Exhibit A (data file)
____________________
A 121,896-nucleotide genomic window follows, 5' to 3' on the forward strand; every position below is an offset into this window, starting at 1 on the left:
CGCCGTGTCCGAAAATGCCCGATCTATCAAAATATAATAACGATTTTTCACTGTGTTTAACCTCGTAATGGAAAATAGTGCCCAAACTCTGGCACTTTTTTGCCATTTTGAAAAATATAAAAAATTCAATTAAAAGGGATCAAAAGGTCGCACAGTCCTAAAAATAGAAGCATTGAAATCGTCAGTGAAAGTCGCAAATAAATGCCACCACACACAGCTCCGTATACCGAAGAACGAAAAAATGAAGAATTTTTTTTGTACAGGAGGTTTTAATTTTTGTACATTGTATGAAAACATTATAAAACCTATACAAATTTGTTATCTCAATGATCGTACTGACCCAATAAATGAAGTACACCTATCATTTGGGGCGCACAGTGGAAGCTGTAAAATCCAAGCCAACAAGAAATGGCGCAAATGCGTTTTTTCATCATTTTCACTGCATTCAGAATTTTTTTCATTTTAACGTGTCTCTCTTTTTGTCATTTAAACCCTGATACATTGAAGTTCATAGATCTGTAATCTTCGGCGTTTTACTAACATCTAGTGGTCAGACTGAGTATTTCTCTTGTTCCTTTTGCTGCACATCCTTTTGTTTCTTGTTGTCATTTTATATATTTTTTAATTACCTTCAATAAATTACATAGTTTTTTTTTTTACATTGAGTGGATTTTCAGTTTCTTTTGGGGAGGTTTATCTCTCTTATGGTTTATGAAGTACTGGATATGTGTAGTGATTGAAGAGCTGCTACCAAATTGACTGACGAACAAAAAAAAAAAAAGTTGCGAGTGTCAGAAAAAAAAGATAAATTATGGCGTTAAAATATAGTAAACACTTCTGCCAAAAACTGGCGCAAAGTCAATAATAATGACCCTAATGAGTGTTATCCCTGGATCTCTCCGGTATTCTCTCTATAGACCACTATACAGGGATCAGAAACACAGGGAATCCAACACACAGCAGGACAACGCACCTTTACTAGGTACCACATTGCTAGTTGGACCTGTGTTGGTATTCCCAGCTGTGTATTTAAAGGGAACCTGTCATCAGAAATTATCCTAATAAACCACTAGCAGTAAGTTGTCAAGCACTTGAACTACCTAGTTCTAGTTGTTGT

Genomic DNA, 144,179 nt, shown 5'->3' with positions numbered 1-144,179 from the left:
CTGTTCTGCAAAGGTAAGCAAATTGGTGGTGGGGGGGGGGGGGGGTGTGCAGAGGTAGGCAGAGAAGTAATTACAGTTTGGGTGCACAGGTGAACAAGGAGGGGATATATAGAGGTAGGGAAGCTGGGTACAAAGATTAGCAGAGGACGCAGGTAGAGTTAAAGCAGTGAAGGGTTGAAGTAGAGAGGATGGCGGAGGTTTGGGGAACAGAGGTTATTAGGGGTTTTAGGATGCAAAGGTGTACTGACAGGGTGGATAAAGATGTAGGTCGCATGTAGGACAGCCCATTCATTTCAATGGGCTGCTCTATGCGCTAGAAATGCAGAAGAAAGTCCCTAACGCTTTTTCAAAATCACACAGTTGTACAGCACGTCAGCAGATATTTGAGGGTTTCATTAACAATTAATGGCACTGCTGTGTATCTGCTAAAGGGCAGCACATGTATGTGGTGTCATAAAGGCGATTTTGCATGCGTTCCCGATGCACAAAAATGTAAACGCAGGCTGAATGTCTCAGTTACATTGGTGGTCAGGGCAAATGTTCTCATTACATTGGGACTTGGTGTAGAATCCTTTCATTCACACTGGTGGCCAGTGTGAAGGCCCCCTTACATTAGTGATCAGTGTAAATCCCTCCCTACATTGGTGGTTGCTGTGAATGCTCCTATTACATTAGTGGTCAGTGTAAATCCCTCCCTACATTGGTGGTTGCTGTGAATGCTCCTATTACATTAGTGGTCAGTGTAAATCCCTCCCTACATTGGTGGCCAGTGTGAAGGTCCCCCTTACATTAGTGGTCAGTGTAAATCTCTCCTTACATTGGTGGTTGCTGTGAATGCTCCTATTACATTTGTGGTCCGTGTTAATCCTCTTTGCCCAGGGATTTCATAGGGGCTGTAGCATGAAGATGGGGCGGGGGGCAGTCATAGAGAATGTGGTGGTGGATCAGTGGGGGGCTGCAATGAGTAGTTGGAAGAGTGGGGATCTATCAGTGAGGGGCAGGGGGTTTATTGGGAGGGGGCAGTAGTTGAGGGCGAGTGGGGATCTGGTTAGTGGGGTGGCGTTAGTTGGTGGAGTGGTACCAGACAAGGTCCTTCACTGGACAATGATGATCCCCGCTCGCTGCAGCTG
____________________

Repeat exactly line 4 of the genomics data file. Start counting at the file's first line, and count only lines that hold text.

CTGTTCTGCAAAGGTAAGCAAATTGGTGGTGGGGGGGGGGGGGGGTGTGCAGAGGTAGGCAGAGAAGTAATTACAGTTTGGGTGCACAGGTGAACAAGGAGGGGATATATAGAGGTAGGGAAGCTGGGTACAAAGATTAGCAGAGGACGCAGGTAGAGTTAAAGCAGTGAAGGGTTGAAGTAGAGAGGATGGCGGAGGTTTGGGGAACAGAGGTTATTAGGGGTTTTAGGATGCAAAGGTGTACTGACAGGGTGGATAAAGATGTAGGTCGCATGTAGGACAGCCCATTCATTTCAATGGGCTGCTCTATGCGCTAGAAATGCAGAAGAAAGTCCCTAACGCTTTTTCAAAATCACACAGTTGTACAGCACGTCAGCAGATATTTGAGGGTTTCATTAACAATTAATGGCACTGCTGTGTATCTGCTAAAGGGCAGCACATGTATGTGGTGTCATAAAGGCGATTTTGCATGCGTTCCCGATGCACAAAAATGTAAACGCAGGCTGAATGTCTCAGTTACATTGGTGGTCAGGGCAAATGTTCTCATTACATTGGGACTTGGTGTAGAATCCTTTCATTCACACTGGTGGCCAGTGTGAAGGCCCCCTTACATTAGTGATCAGTGTAAATCCCTCCCTACATTGGTGGTTGCTGTGAATGCTCCTATTACATTAGTGGTCAGTGTAAATCCCTCCCTACATTGGTGGTTGCTGTGAATGCTCCTATTACATTAGTGGTCAGTGTAAATCCCTCCCTACATTGGTGGCCAGTGTGAAGGTCCCCCTTACATTAGTGGTCAGTGTAAATCTCTCCTTACATTGGTGGTTGCTGTGAATGCTCCTATTACATTTGTGGTCCGTGTTAATCCTCTTTGCCCAGGGATTTCATAGGGGCTGTAGCATGAAGATGGGGCGGGGGGCAGTCATAGAGAATGTGGTGGTGGATCAGTGGGGGGCTGCAATGAGTAGTTGGAAGAGTGGGGATCTATCAGTGAGGGGCAGGGGGTTTATTGGGAGGGGGCAGTAGTTGAGGGCGAGTGGGGATCTGGTTAGTGGGGTGGCGTTAGTTGGTGGAGTGGTACCAGACAAGGTCCTTCACTGGACAATGATGATCCCCGCTCGCTGCAGCTG